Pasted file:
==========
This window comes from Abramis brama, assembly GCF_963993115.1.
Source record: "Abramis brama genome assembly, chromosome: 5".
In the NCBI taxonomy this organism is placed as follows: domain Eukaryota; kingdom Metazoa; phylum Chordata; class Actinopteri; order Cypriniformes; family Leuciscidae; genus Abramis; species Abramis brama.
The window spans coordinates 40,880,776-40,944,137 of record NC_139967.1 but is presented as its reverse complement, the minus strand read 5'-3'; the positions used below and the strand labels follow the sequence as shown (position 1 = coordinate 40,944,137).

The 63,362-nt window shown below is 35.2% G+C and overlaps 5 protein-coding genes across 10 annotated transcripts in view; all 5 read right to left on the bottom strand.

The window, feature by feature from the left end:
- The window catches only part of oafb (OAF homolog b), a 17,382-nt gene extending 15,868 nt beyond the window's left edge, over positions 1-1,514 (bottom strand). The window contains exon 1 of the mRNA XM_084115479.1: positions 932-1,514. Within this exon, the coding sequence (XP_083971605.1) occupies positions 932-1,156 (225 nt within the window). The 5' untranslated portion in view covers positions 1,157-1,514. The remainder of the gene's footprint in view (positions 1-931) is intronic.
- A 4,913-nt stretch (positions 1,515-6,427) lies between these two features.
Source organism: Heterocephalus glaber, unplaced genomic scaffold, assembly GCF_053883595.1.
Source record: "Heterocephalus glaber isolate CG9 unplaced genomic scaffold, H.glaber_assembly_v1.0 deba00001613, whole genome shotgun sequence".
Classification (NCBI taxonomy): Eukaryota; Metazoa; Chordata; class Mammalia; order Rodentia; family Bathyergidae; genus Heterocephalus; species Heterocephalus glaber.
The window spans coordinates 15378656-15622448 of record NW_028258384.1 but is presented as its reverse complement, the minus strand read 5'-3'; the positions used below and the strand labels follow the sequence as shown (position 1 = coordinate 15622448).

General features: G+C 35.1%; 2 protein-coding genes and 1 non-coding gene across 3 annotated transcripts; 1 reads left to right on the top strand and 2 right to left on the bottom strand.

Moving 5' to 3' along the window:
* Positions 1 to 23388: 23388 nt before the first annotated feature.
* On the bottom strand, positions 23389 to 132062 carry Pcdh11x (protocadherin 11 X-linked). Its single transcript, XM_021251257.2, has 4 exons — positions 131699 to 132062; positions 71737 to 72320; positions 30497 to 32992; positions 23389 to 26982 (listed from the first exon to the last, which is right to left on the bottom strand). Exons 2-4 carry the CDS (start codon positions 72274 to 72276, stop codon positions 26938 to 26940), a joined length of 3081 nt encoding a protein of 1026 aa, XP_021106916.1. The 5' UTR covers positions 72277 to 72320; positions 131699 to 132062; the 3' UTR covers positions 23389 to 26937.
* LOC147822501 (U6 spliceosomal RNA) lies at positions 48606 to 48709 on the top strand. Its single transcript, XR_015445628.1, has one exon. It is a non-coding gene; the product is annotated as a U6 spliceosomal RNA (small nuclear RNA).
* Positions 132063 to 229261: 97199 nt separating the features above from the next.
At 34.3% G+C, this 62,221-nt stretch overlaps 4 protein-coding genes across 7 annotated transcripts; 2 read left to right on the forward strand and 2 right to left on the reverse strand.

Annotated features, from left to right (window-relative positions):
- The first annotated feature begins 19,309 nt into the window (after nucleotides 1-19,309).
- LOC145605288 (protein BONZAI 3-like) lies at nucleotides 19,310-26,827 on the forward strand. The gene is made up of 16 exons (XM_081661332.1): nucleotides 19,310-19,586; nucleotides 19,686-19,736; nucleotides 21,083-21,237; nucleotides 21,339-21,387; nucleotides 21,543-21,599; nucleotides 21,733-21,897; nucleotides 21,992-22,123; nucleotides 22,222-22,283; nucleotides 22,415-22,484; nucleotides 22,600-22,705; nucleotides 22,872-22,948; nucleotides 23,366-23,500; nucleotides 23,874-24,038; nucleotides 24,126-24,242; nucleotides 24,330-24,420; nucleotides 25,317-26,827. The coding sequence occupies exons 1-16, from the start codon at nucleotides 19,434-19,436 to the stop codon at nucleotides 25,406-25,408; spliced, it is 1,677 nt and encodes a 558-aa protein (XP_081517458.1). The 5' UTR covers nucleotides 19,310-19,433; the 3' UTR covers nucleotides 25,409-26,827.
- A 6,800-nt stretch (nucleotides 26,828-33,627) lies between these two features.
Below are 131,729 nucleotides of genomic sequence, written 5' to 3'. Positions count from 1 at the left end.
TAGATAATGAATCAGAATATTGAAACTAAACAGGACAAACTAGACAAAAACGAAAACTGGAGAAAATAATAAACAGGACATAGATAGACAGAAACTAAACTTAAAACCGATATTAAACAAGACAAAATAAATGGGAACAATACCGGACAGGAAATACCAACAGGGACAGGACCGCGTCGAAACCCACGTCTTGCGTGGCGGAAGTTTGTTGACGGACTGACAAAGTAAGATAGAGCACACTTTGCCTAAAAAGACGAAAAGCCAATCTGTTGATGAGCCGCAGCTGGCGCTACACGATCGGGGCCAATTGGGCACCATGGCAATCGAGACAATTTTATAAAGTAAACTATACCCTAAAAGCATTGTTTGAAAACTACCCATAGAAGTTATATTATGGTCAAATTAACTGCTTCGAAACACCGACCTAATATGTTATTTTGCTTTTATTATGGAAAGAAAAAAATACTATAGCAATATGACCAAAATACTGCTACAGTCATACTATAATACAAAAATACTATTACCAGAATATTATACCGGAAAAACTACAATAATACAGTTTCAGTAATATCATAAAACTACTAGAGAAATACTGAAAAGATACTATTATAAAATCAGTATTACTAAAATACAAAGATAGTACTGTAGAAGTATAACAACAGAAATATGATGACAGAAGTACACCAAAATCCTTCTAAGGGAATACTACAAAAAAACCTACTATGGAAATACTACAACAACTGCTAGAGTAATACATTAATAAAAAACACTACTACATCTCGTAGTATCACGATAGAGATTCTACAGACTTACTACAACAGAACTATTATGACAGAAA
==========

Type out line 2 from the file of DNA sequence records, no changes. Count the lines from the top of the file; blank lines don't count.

Source record: "Abramis brama genome assembly, chromosome: 5".